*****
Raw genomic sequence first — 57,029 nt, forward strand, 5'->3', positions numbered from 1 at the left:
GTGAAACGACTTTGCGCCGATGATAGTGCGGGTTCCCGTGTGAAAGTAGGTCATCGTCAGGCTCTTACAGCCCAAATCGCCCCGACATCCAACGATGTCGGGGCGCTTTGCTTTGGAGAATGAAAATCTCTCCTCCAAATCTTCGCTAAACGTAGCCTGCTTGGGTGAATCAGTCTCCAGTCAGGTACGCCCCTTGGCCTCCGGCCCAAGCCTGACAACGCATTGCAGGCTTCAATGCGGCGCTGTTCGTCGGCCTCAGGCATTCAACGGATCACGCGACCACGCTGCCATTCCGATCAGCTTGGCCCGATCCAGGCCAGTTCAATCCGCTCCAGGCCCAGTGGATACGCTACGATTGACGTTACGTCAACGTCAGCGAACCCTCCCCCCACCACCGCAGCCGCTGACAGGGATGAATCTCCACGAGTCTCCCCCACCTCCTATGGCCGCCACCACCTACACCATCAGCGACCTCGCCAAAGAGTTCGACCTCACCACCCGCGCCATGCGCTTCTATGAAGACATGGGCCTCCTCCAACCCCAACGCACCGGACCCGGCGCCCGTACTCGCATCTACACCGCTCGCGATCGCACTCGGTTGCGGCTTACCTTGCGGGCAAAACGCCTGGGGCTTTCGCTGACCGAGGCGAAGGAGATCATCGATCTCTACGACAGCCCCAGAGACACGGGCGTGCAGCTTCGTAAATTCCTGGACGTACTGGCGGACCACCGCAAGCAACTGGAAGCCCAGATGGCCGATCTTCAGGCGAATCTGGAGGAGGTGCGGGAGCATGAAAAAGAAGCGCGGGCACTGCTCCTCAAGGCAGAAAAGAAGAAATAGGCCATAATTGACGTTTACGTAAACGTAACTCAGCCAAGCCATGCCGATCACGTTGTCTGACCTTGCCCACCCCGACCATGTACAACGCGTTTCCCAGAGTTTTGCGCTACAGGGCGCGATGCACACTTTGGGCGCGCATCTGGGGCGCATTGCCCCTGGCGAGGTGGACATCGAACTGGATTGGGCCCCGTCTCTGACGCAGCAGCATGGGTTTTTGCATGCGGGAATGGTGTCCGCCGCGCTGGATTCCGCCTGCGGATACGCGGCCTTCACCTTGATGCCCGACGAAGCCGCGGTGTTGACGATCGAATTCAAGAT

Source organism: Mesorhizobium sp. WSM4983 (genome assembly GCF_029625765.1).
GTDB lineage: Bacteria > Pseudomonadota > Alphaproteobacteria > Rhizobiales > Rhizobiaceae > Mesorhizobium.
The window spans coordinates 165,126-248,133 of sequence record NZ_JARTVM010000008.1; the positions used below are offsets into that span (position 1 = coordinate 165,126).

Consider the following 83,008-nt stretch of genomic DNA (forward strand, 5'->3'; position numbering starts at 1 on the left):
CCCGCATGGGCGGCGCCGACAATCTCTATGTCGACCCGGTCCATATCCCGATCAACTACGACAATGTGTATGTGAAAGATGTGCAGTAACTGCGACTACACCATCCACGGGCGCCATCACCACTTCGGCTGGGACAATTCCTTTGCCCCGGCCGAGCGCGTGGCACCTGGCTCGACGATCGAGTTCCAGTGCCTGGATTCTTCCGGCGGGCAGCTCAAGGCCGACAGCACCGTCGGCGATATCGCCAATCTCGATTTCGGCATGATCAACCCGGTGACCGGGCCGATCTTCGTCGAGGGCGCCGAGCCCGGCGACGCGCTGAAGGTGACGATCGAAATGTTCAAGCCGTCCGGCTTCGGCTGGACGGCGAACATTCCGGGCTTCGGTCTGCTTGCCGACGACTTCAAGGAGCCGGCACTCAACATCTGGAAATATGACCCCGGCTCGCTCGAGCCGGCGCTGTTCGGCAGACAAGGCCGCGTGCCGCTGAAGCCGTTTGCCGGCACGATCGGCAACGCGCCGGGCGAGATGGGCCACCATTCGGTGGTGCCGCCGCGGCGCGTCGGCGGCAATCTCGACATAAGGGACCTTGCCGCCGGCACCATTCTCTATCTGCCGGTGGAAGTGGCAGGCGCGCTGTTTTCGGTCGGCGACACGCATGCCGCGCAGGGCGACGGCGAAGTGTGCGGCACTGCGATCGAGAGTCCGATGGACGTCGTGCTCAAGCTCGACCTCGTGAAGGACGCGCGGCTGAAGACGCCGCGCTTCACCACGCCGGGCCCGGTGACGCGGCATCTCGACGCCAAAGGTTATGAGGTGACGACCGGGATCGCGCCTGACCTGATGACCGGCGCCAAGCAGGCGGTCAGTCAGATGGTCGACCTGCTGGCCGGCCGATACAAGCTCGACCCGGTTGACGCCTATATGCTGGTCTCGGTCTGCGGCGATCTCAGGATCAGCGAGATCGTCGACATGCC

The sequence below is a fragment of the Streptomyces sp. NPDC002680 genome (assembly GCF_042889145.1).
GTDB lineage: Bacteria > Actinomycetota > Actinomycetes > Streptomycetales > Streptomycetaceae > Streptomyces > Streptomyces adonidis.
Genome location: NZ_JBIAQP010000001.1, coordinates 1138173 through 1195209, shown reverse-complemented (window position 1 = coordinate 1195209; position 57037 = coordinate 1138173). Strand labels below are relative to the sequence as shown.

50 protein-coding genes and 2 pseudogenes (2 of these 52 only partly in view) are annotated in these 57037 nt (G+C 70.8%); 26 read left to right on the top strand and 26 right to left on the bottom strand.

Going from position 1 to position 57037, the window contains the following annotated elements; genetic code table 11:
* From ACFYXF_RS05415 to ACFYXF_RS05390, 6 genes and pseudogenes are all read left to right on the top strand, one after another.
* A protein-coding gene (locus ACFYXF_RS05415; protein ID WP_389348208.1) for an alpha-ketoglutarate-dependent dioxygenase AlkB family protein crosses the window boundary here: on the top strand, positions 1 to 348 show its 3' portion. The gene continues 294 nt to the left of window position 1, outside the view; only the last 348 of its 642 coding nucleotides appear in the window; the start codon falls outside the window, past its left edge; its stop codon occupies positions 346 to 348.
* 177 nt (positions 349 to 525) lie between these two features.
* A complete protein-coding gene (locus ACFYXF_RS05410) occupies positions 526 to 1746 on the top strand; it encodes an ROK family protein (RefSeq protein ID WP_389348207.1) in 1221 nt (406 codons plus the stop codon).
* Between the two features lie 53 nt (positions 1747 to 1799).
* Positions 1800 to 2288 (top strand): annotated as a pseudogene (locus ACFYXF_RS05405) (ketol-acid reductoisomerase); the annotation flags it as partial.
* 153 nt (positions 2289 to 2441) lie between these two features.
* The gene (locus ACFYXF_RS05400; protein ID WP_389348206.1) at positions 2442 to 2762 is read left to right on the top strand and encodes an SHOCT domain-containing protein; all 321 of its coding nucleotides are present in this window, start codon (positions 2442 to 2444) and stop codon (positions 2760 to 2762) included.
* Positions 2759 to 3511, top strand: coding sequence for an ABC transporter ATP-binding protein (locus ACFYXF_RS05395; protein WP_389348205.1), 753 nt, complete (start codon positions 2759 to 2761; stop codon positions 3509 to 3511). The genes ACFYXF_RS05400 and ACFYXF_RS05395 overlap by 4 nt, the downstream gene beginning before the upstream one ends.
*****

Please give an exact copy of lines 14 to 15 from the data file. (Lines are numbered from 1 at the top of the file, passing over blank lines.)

* A protein-coding gene (locus ACFYXF_RS05415; protein ID WP_389348208.1) for an alpha-ketoglutarate-dependent dioxygenase AlkB family protein crosses the window boundary here: on the top strand, positions 1 to 348 show its 3' portion. The gene continues 294 nt to the left of window position 1, outside the view; only the last 348 of its 642 coding nucleotides appear in the window; the start codon falls outside the window, past its left edge; its stop codon occupies positions 346 to 348.
* 177 nt (positions 349 to 525) lie between these two features.